By Savanah Mandeville • Photos by Tera Miller

This year hasn’t been easy on anyone, but for Mark Boyd of Miami, Oklahoma, 2020 came with setbacks and obstacles many can only imagine.

Mark will be the first to admit life knocked him down this year, but instead of staying down, he drew upon a valuable lesson he learned from his father.

“Dad always said, ‘There’s no possibility of success without first failure. Don’t ever let failure hold you back.’”

As a father of five and grandfather of seven, Mark was determined to be strong for his kids just like his dad always was for him.

The story begins January 6, 2020, when Mark underwent surgery for the amputation of his left leg just below the knee. The surgery was necessary to remove a potentially life-threatening infection in his foot he had battled since May 2019.

“The surgery was a very difficult decision to have to think about,” Mark said. “The things going through my head were, ‘Am I ever going to walk again? Will I be in a wheelchair for the rest of my life?’”

But, he was determined to walk again. Mark is only 47-years-old and still has two kids at home, a sixth grader and a senior in high school.

Fortunately, Mark’s physical therapist referred him to Dave and Beverly Helms of Grand Prosthetics & Orthotics LightWeight Artificial Limbs & Braces in Grove, Oklahoma.

“The only way I know how to put it is Beverly and Dave and their son, Andy, probably changed my life forever,” Mark said. “They are absolutely amazing. They made it a lot easier than what I thought it was going to be. They were there with me every step of the way, they knew what to expect and what issues to work through. They became like family to me because they cared so much about helping me get walking again.”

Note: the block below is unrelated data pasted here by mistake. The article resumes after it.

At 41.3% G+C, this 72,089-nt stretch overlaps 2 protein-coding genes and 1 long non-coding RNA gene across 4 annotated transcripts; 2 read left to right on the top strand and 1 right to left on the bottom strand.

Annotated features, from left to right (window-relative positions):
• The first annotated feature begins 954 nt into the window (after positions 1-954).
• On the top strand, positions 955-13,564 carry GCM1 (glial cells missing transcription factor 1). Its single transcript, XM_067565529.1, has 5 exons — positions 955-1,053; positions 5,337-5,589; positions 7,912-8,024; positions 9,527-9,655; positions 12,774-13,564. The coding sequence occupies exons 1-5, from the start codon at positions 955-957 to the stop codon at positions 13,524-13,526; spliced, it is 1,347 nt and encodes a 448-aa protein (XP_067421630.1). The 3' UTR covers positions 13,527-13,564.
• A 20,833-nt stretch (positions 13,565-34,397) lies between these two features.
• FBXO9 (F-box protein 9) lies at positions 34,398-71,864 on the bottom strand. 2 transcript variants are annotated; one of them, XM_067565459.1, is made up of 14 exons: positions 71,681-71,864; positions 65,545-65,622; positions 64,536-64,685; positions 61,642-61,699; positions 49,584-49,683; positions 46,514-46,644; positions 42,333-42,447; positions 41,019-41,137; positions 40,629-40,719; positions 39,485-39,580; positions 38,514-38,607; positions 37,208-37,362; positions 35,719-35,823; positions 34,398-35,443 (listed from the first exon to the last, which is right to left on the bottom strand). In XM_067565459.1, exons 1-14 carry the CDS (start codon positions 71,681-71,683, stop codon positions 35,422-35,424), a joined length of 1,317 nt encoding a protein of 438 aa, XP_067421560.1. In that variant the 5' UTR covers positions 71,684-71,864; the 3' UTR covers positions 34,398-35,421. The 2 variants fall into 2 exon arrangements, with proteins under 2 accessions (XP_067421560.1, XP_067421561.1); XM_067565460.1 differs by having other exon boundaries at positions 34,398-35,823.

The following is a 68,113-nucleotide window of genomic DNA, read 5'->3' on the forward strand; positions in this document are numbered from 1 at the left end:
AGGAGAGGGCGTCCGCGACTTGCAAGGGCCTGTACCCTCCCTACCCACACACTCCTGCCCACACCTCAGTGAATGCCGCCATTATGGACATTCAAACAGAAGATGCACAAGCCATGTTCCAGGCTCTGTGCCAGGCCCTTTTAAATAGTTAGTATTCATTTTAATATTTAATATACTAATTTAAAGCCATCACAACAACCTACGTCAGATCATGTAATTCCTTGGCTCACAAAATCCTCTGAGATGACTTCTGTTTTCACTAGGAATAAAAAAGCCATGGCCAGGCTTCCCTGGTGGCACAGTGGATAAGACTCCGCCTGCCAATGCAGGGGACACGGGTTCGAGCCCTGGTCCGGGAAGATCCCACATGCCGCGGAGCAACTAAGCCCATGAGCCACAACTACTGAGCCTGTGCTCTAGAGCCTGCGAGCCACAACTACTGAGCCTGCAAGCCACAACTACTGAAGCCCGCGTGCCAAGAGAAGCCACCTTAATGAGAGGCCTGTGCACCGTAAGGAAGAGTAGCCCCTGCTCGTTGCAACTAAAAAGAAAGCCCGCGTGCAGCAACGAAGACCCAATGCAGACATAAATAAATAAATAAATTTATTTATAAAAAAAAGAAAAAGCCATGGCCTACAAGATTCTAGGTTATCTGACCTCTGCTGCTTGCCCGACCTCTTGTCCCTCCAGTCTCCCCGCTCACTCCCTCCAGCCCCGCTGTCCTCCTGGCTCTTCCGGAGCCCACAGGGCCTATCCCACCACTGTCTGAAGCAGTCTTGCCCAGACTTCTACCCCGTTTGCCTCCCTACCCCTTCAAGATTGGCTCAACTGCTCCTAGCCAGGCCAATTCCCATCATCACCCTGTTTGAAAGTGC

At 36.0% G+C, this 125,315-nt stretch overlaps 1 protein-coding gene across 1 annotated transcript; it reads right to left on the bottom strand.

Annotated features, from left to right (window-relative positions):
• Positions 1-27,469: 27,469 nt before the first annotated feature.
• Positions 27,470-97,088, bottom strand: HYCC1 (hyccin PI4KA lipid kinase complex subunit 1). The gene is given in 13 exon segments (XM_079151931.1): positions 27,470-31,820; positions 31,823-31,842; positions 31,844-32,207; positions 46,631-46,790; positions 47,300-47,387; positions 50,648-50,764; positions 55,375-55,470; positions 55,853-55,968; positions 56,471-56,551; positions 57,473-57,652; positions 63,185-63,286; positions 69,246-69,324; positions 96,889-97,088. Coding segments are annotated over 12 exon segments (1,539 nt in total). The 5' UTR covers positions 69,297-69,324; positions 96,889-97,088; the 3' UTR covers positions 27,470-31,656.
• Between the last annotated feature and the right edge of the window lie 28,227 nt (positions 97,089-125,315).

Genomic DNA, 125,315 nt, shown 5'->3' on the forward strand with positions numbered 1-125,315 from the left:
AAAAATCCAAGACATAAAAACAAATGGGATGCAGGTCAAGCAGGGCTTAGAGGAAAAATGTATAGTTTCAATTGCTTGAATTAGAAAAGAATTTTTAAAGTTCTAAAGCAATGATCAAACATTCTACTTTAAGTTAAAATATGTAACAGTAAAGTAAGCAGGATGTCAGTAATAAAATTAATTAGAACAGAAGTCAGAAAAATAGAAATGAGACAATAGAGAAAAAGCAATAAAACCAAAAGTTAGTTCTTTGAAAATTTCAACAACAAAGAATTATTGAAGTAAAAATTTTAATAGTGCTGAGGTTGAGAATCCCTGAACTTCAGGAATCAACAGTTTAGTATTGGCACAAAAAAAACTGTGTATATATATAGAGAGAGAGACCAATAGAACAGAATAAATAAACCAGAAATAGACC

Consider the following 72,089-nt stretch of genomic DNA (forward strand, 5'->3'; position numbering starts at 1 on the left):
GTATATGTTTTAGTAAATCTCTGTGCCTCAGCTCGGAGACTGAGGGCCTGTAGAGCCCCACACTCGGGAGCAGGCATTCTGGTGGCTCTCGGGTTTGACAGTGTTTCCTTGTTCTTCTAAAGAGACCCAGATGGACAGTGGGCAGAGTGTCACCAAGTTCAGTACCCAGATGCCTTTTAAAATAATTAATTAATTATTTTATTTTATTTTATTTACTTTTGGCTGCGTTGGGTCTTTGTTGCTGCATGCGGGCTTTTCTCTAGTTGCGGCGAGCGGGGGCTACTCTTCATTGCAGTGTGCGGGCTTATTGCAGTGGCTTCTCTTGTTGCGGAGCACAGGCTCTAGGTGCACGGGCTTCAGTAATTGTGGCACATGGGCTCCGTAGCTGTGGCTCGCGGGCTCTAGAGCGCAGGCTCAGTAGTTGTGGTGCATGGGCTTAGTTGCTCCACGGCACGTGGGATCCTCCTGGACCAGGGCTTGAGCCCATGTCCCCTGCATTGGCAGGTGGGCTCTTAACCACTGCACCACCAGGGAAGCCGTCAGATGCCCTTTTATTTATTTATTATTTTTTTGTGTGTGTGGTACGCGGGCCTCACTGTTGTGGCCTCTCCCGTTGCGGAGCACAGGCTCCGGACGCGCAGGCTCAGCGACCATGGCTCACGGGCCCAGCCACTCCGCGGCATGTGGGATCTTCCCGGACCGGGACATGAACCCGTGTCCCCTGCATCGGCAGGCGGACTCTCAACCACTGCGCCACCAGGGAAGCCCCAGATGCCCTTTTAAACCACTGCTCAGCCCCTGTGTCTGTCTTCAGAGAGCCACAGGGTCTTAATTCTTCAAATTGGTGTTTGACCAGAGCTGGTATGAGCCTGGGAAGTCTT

Mark learned all about proper cleaning, wrapping and shrinkage of his residual limb, diet and exercises to promote healing, and how to adjust to a new normal in his day-to-day life. The week Mark was due to be cast for his temporary prosthetic, he was met with another setback.

“My appointment was on Thursday, but that Monday was when COVID-19 broke out, and everything got shut down,” he said. “That set me back two months. Mentally, that was a rough time because I was stuck in a wheelchair.”

Finally, in May, Mark was casted for his temporary prosthetic, and one week later, his new leg was ready.

“Dave said it was the fastest one he ever built,” Mark said. “It was funny because he said to get up and try to walk, and I didn’t even grab the hand rails. As soon as he put my leg on, I got up and started walking.”

Mark received his permanent prosthesis September 25. He chose to have it made with a beautiful American flag design to honor his father, who passed away almost exactly two years prior.

“My dad was a huge patriot for this country,” Mark said. “He had the opportunity to try out for the Pittsburgh Pirates and decided to fight in Vietnam instead. My leg is a constant reminder of what he went through for me.”

Today, Mark has regained his mobility and independence.

“A lot of times, I don’t feel I have a prosthesis on. It’s really comfortable, it fits so well, and it’s easy to get around. I’m still learning my limitations, but I got my normality back pretty quickly.”

As 2020 draws to a close, Mark can look back on the year that tested him physically, emotionally and spiritually.

“My kids and my grandkids kept me going. Especially my youngest daughter; I have to be there for her. They are my driving force,” Mark said. “I also am thankful to my mother, Linda Boyd, and my partner, Dawn Freeman, for the constant support and help through this all.”

Today, Mark can stand tall knowing he is honoring his father’s legacy in more ways than one: as an American, as a dedicated father and as a courageous fighter.